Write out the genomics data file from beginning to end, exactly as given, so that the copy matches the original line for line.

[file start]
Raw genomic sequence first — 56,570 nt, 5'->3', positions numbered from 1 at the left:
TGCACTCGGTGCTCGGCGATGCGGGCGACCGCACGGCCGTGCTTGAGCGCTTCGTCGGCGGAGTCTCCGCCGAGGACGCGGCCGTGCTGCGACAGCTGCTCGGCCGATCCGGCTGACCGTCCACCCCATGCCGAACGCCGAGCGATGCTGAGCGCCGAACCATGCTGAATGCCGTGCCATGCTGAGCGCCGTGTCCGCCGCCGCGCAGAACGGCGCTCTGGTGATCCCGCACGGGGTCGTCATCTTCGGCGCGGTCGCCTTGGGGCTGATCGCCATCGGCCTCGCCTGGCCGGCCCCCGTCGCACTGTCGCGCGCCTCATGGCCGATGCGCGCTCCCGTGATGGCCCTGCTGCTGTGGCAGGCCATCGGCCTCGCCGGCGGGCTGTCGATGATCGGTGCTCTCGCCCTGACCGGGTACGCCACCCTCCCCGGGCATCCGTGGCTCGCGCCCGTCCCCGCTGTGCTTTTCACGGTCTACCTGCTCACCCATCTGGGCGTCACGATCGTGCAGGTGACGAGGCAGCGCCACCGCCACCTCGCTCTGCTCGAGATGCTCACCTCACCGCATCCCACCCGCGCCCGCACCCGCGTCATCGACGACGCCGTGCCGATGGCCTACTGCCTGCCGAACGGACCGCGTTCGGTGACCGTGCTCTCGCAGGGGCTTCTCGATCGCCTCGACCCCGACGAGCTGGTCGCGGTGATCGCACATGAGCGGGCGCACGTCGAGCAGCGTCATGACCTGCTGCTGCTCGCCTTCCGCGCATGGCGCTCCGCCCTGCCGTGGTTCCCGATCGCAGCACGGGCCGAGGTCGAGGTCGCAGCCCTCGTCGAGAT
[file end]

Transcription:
Raw genomic sequence first — 56,570 nt, 5'->3', positions numbered from 1 at the left:
TGCACTCGGTGCTCGGCGATGCGGGCGACCGCACGGCCGTGCTTGAGCGCTTCGTCGGCGGAGTCTCCGCCGAGGACGCGGCCGTGCTGCGACAGCTGCTCGGCCGATCCGGCTGACCGTCCACCCCATGCCGAACGCCGAGCGATGCTGAGCGCCGAACCATGCTGAATGCCGTGCCATGCTGAGCGCCGTGTCCGCCGCCGCGCAGAACGGCGCTCTGGTGATCCCGCACGGGGTCGTCATCTTCGGCGCGGTCGCCTTGGGGCTGATCGCCATCGGCCTCGCCTGGCCGGCCCCCGTCGCACTGTCGCGCGCCTCATGGCCGATGCGCGCTCCCGTGATGGCCCTGCTGCTGTGGCAGGCCATCGGCCTCGCCGGCGGGCTGTCGATGATCGGTGCTCTCGCCCTGACCGGGTACGCCACCCTCCCCGGGCATCCGTGGCTCGCGCCCGTCCCCGCTGTGCTTTTCACGGTCTACCTGCTCACCCATCTGGGCGTCACGATCGTGCAGGTGACGAGGCAGCGCCACCGCCACCTCGCTCTGCTCGAGATGCTCACCTCACCGCATCCCACCCGCGCCCGCACCCGCGTCATCGACGACGCCGTGCCGATGGCCTACTGCCTGCCGAACGGACCGCGTTCGGTGACCGTGCTCTCGCAGGGGCTTCTCGATCGCCTCGACCCCGACGAGCTGGTCGCGGTGATCGCACATGAGCGGGCGCACGTCGAGCAGCGTCATGACCTGCTGCTGCTCGCCTTCCGCGCATGGCGCTCCGCCCTGCCGTGGTTCCCGATCGCAGCACGGGCCGAGGTCGAGGTCGCAGCCCTCGTCGAGAT